Ashada Masam usually comes in June - July especially for people from Andhra and Karnataka.This is also called as Shunya Masam.
Fourth month in traditional Hindu Lunar calendar, Aashaada masam marks the beginning of Dakshinayana when, the Sun takes a southward turn in the zodiac. During the month of Aashada, Sun transits into Karkataka Raasi known as Karkataka Sankramana that generally occurs in the calendar month of July, exactly six months after the beginning of Uttarayana. The month in which the full moon day coincides with Poorva/Uttara-Aashaada constellation, that month is denoted as Aashaada masam. Astrologically we find the stars Poorvaashaada in the zodiac sign of Sagittarius (Dhanus) and Uttaraashaada partly in Sagittarius and partly in Makara (Capricorn) raasi. While Venus is the star Lord of Poorvaashaada, Sun is the star lord of Uttaraashaada. Both the star lords Sun & Venus are inimical to each other.
Aashada masam also marks the beginning of the marathon period of austerities known as Chaturmasam. Hari Sayani Ekadasi, the day Lord SriManNarayana is believed to enter into Yoganidra (divine slumber) falls in Aashaada masam. The sacred act of getting the divine symbols stamped on one’s body known as Taptamudradhaarana is conducted during Aashaada masam on the day of Sayani Ekadasi. Lot of spiritual significance is attributed to the concept of Taptamudradhaarana.
Some married couples want to know, is it good for the wife to stay with husband in the Ashad month? The inauspicious tag attached to Ashada month is due to the fact that the Dakshinayana Punnjaykalam or Karak Sankranti begins in this month. The sun changes its courses in this month and next six months is the night time of Devas (gods), which ends with Makar Sankranti. People avoid undertaking auspicious events this month. Traditionally, as Lord Rama is born in this month, people usually believe that children born in this month will have to face difficulties like him.
As this will be the hottest period in India and it will not be suitable for the health of the mother and child. Today, with modern medical facilities this particular custom is not strictly followed.
In ancient times, in Ashada Masam, newly married couples were not allowed to stay together in Andhra Pradesh and Karnataka. This was because if the woman conceived in Ashada Masam , then she will be giving birth in March or April or May the hottest months in South India. This is the hottest period in India and it is not suitable for the health of the mother and child. Since in ancient times there were no immediate medical facility, elders asked couples to stay apart. The prime reason was that sometimes it was not possible to contain bleeding in hot months.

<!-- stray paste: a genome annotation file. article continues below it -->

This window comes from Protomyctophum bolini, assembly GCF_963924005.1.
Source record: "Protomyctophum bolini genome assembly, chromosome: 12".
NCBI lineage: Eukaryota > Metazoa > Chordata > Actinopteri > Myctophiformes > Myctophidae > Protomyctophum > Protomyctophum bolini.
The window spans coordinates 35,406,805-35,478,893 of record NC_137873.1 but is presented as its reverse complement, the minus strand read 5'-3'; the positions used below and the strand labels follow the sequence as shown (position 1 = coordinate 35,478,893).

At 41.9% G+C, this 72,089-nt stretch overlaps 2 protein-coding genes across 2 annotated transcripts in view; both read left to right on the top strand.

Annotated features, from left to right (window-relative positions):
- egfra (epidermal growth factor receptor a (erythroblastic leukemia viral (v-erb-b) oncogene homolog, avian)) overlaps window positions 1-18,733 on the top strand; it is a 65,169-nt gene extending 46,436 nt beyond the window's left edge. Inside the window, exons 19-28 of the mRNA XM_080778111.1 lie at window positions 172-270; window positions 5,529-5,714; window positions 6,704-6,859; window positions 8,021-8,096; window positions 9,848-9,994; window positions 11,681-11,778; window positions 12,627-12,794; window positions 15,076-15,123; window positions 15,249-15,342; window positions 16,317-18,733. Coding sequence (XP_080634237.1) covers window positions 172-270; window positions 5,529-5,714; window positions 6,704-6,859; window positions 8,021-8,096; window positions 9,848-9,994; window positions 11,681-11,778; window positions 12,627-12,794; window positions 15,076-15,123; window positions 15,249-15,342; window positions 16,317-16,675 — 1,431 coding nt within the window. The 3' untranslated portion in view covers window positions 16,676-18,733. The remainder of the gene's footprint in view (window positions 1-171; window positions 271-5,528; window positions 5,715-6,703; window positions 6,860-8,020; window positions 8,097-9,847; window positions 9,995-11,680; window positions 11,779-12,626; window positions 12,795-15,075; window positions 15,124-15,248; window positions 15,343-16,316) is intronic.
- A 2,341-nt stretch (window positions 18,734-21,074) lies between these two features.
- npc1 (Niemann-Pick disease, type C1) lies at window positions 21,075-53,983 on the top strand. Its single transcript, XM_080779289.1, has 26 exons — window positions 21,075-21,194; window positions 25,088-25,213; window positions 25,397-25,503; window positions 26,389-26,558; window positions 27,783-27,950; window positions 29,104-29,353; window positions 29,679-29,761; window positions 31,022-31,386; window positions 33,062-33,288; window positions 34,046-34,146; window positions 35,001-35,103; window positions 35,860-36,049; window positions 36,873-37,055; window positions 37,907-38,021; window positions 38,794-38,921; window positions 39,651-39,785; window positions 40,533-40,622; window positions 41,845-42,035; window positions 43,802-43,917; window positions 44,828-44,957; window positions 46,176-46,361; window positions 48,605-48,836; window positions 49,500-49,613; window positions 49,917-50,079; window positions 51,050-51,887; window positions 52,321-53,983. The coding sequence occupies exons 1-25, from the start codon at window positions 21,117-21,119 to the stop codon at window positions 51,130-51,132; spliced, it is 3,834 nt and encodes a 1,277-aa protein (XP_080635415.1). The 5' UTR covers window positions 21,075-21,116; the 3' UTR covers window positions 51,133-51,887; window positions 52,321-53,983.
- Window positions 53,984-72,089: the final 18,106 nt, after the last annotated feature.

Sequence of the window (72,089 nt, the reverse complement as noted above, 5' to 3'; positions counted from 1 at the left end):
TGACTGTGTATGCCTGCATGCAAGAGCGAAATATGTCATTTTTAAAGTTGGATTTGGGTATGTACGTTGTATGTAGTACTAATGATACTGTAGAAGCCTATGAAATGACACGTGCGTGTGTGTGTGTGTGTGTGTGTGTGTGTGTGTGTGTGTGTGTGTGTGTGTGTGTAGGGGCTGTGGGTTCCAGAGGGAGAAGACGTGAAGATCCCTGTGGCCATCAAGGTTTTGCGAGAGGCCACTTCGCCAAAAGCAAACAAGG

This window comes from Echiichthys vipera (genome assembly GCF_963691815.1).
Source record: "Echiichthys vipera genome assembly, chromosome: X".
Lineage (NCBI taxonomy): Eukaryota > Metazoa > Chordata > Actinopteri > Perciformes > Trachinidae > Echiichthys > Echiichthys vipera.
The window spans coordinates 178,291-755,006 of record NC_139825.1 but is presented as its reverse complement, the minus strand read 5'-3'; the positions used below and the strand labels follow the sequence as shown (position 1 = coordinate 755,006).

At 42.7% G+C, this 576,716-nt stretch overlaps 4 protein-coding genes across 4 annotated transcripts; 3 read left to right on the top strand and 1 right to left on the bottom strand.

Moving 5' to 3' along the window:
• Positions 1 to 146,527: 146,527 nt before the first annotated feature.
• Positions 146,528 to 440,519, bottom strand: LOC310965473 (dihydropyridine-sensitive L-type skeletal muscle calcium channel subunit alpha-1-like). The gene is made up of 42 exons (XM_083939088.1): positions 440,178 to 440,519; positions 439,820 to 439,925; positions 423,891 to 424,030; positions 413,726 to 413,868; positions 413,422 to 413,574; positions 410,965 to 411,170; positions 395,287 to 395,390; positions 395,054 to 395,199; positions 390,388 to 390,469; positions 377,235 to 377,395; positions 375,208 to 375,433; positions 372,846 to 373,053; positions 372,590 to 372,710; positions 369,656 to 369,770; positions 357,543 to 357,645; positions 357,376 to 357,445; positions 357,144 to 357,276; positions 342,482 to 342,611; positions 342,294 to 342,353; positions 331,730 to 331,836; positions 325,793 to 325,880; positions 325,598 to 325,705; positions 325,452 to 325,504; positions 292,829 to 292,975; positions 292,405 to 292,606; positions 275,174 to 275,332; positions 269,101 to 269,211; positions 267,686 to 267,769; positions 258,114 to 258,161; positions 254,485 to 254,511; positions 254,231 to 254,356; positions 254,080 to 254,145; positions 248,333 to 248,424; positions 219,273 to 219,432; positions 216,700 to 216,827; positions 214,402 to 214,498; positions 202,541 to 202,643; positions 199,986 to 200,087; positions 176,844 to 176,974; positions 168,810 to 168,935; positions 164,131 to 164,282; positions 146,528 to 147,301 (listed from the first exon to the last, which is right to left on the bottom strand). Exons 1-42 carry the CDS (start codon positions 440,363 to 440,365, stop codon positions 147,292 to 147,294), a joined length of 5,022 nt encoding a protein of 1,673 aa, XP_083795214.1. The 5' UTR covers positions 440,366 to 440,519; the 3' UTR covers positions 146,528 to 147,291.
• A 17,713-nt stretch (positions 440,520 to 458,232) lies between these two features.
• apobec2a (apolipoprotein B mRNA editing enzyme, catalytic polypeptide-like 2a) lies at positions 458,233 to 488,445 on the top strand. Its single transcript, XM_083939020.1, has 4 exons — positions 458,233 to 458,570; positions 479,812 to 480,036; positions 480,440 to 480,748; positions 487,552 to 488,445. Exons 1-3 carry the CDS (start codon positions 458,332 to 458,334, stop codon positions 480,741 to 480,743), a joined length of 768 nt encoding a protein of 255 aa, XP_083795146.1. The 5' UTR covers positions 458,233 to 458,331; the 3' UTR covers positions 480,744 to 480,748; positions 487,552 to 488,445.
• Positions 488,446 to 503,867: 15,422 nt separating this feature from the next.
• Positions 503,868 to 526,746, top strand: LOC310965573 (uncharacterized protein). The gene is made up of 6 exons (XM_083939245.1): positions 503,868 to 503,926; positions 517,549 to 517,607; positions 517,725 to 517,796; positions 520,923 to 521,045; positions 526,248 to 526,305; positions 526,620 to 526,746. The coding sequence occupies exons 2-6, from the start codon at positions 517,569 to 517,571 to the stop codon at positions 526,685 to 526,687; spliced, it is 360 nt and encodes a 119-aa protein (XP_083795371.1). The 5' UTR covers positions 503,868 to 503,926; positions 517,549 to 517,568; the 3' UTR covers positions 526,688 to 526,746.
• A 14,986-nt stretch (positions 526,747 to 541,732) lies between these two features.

There are also many who believe that the daughter-in-law and the mother-in-law should not stay together in this month. There is no astrological significance to this and there is nothing to fear. And astrology should not be the guide in deciding on crucial matters relating to relationships.
Full Moon day in Aashaada masam known as Guru Pournima is celebrated across the country, symbolically honouring the Gurus and teachers who have taught us the Vidya. This day is also popularly referred to as Vyaasa Poornima associated with Lord Veda Vyaasa, the Divine Literary incarnation of Lord Sri Maha Vishnu. It is believed that Sri Veda Vyasa was born on this day of Pournami in the Lunar month of Aashaada. It is also said that it is the day on which Sri Veda Vyasa commenced his work on Brahma Sutras. Though Chaturmasam starts from Sayani Ekadasi for general public, traditionally, Ascetics start their Chaturmasa Deeksha from this day of Guru Pournima in Aashaada masam.
Aashaada Bahula Panchami, fifth day during the dark fortnight of the month is celebrated as Sri Jayatheerthara Aaradhana. Popularly known as Sri Teekarayaru, it was the day on which Sri Jayatheertharu, an advocate and great exponent of Dvaita philosophy, entered into Brindavana at Malakheda in Karnataka state during 13th century.